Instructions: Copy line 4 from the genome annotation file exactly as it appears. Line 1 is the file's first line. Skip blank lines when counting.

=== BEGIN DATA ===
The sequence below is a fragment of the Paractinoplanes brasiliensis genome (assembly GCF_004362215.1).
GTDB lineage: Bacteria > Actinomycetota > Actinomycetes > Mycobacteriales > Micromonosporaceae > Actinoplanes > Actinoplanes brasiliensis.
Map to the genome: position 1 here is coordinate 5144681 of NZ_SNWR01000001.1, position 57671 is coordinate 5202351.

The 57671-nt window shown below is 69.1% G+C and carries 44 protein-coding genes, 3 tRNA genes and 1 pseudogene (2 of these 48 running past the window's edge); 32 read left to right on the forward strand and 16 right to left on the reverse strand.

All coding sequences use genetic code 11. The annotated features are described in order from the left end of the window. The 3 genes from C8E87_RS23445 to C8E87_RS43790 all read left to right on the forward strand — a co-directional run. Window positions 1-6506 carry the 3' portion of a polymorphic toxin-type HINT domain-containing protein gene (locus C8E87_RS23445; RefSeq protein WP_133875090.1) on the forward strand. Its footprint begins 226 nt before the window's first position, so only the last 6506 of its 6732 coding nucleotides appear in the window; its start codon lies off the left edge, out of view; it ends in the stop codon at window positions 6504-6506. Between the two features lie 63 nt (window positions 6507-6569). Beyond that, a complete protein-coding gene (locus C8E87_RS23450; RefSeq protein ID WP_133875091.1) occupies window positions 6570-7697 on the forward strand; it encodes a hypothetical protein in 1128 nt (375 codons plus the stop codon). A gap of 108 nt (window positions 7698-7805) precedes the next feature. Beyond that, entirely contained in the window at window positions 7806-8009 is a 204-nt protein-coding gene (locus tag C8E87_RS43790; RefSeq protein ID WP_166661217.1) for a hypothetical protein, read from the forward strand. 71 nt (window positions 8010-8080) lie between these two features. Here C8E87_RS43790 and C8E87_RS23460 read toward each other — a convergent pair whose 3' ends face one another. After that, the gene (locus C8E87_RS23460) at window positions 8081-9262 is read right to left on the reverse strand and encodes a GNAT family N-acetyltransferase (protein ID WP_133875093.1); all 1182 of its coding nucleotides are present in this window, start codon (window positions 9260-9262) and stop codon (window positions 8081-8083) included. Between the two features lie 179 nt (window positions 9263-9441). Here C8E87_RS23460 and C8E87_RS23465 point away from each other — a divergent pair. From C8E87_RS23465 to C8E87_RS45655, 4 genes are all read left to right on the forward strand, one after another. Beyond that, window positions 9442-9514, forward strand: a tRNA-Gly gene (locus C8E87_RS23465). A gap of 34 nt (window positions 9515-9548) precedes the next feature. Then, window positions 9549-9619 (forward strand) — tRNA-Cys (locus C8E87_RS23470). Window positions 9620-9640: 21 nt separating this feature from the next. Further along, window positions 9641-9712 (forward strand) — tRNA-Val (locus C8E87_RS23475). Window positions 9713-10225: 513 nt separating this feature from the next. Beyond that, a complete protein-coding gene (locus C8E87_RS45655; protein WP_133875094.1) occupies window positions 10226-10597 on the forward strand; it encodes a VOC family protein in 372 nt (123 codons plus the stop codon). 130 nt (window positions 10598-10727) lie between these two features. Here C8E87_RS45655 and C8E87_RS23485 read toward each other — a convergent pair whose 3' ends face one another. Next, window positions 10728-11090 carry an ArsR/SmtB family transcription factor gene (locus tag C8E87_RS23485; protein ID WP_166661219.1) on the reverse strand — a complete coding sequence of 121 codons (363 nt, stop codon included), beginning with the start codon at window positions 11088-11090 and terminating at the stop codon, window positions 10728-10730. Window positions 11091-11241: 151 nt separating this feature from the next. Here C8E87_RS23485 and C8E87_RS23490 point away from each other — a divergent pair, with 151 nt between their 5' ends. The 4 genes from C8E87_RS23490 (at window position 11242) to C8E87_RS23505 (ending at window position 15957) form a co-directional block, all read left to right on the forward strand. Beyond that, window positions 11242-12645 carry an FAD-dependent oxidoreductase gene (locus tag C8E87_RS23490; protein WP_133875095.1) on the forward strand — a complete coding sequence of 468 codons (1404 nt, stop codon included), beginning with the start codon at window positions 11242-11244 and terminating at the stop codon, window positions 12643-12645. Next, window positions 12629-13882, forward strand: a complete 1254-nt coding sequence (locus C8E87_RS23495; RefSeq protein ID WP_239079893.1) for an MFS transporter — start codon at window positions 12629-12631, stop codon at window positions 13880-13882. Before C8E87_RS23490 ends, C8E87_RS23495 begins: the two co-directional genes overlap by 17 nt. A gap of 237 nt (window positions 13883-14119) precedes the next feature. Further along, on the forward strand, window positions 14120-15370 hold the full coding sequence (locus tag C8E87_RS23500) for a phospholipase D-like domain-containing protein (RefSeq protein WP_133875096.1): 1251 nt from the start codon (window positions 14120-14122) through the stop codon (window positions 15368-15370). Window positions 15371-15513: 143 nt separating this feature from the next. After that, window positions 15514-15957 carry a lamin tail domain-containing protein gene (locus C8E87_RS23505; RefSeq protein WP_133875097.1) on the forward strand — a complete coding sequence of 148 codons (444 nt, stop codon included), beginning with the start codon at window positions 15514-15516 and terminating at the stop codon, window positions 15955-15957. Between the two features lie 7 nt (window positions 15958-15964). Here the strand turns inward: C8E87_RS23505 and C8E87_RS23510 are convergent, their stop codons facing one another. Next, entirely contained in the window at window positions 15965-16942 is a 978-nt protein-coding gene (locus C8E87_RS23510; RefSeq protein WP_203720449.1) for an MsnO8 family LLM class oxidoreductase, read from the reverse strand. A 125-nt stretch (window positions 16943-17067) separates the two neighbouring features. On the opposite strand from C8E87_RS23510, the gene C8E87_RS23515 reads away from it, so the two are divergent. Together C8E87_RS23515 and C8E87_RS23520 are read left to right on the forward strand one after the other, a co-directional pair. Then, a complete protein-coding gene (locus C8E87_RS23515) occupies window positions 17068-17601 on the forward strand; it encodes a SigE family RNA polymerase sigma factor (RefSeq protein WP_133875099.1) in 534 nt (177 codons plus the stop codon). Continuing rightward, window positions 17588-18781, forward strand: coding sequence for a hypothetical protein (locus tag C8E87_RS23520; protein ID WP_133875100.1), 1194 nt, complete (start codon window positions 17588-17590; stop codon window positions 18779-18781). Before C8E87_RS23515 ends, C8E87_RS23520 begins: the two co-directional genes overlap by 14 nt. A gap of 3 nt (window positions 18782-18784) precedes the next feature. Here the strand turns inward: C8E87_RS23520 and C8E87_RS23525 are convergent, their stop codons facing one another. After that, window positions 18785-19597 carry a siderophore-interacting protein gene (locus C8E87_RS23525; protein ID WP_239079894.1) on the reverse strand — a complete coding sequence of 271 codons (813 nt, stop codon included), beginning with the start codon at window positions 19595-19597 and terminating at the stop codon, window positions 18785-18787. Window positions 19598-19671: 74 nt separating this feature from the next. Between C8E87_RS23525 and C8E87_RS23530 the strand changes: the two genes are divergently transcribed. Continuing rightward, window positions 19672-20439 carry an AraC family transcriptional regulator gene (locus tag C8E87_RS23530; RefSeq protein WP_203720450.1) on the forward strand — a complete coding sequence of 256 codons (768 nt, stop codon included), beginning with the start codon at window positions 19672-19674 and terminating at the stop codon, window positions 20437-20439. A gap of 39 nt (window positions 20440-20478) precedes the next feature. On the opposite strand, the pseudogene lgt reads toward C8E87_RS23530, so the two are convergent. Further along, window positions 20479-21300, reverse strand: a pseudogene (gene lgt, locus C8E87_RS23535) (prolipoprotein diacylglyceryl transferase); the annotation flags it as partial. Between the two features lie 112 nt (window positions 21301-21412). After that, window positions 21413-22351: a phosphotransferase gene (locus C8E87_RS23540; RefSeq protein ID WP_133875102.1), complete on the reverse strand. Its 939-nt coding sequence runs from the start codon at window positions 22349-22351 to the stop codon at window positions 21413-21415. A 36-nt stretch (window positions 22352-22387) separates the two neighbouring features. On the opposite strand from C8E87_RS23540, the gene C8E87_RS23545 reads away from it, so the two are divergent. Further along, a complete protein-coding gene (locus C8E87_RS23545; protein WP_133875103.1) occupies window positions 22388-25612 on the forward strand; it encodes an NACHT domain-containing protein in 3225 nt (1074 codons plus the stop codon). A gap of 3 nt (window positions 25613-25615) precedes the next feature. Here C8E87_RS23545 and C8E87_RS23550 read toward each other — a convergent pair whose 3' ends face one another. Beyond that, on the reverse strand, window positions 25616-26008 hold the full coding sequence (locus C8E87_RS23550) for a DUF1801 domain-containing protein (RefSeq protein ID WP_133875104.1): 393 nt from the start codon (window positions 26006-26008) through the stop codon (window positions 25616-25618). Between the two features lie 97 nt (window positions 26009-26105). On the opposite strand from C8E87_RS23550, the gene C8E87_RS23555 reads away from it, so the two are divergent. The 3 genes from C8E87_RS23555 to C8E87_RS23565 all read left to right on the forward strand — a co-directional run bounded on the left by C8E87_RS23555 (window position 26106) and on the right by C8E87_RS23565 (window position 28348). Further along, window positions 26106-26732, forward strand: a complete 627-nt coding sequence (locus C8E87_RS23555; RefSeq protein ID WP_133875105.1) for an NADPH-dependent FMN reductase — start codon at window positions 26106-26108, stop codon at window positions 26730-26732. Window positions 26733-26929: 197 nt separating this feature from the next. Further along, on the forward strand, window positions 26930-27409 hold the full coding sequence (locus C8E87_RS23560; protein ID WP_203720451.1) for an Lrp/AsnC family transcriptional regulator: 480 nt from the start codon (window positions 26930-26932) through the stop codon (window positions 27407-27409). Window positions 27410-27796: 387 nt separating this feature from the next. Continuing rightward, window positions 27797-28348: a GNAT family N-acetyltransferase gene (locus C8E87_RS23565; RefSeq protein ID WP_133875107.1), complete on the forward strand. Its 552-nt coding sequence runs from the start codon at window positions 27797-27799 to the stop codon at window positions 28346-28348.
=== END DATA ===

The 57671-nt window shown below is 69.1% G+C and carries 44 protein-coding genes, 3 tRNA genes and 1 pseudogene (2 of these 48 running past the window's edge); 32 read left to right on the forward strand and 16 right to left on the reverse strand.